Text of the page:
Gauss–Markov process

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Gauss–Markov stochastic processes (named after Carl Friedrich Gauss and Andrey Markov) are stochastic processes that satisfy the requirements for both Gaussian processes and Markov processes.[1][2] The stationary Gauss–Markov process (also known as a Ornstein–Uhlenbeck process) is a very special case because it is unique, except for some trivial exceptions.

Every Gauss–Markov process X(t) possesses the three following properties:

  1. If h(t) is a non-zero scalar function of t, then Z(t) = h(t)X(t) is also a Gauss–Markov process
  2. If f(t) is a non-decreasing scalar function of t, then Z(t) = X(f(t)) is also a Gauss–Markov process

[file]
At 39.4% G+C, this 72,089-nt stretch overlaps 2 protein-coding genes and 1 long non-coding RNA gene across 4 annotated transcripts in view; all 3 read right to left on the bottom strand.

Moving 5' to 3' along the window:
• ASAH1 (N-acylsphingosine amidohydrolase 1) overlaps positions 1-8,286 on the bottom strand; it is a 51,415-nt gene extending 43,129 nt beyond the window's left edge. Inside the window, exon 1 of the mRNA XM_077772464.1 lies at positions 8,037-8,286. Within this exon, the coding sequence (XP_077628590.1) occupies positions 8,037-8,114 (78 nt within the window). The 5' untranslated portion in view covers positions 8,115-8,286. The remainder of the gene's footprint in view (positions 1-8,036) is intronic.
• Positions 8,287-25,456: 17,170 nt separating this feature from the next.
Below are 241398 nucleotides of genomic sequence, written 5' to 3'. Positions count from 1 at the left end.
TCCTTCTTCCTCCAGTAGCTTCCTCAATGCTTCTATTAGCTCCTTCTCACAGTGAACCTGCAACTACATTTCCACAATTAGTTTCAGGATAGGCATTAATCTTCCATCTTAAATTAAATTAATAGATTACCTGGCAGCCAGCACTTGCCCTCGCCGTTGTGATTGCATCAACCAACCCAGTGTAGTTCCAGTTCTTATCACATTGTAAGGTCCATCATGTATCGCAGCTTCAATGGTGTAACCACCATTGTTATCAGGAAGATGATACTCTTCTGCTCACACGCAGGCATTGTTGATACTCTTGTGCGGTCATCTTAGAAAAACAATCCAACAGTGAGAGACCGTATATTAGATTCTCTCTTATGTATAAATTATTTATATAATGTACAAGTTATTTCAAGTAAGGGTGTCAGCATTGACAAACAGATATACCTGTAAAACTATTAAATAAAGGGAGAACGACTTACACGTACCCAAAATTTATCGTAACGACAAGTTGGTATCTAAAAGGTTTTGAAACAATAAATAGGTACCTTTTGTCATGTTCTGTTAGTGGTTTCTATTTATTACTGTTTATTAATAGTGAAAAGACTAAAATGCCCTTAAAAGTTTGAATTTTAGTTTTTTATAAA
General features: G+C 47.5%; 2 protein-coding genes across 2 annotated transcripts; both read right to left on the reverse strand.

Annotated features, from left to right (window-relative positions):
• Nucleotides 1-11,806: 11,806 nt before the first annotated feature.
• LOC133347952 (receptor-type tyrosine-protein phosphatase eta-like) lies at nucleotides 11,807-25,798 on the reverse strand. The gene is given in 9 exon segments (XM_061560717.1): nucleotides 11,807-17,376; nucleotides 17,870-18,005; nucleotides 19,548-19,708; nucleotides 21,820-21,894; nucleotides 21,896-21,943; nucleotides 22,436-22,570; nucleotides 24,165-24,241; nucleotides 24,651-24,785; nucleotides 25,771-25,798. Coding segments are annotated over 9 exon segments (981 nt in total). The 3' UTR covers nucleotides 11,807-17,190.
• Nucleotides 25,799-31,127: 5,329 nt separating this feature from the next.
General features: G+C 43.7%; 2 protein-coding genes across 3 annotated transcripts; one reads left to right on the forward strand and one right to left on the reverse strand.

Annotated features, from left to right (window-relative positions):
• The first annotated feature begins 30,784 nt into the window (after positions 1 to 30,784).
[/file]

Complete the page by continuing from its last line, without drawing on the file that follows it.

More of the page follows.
3. There exists a non-zero scalar function h(t) and a non-decreasing scalar function f(t) such that X(t) = h(t)W(f(t)), where W(t) is the standard Wiener process.

Property (3) means that every Gauss–Markov process can be synthesized from the standard Wiener process (SWP).

Properties of the Stationary Gauss-Markov Processes[edit]

A stationary Gauss–Markov process with variance and time constant has the following properties.

Exponential autocorrelation:

A power spectral density (PSD) function that has the same shape as the Cauchy distribution:

(Note that the Cauchy distribution and this spectrum differ by scale factors.)

The above yields the following spectral factorization:

which is important in Wiener filtering and other areas.

There are also some trivial exceptions to all of the above.

See also[edit]

Ornstein–Uhlenbeck process

References[edit]

  1. ^ C. E. Rasmussen & C. K. I. Williams, (2006). Gaussian Processes for Machine Learning (PDF). MIT Press. p. Appendix B. ISBN 026218253X. 
  2. ^ Lamon, Pierre (2008). 3D-Position Tracking and Control for All-Terrain Robots. Springer. pp. 93–95. ISBN 978-3-540-78286-5.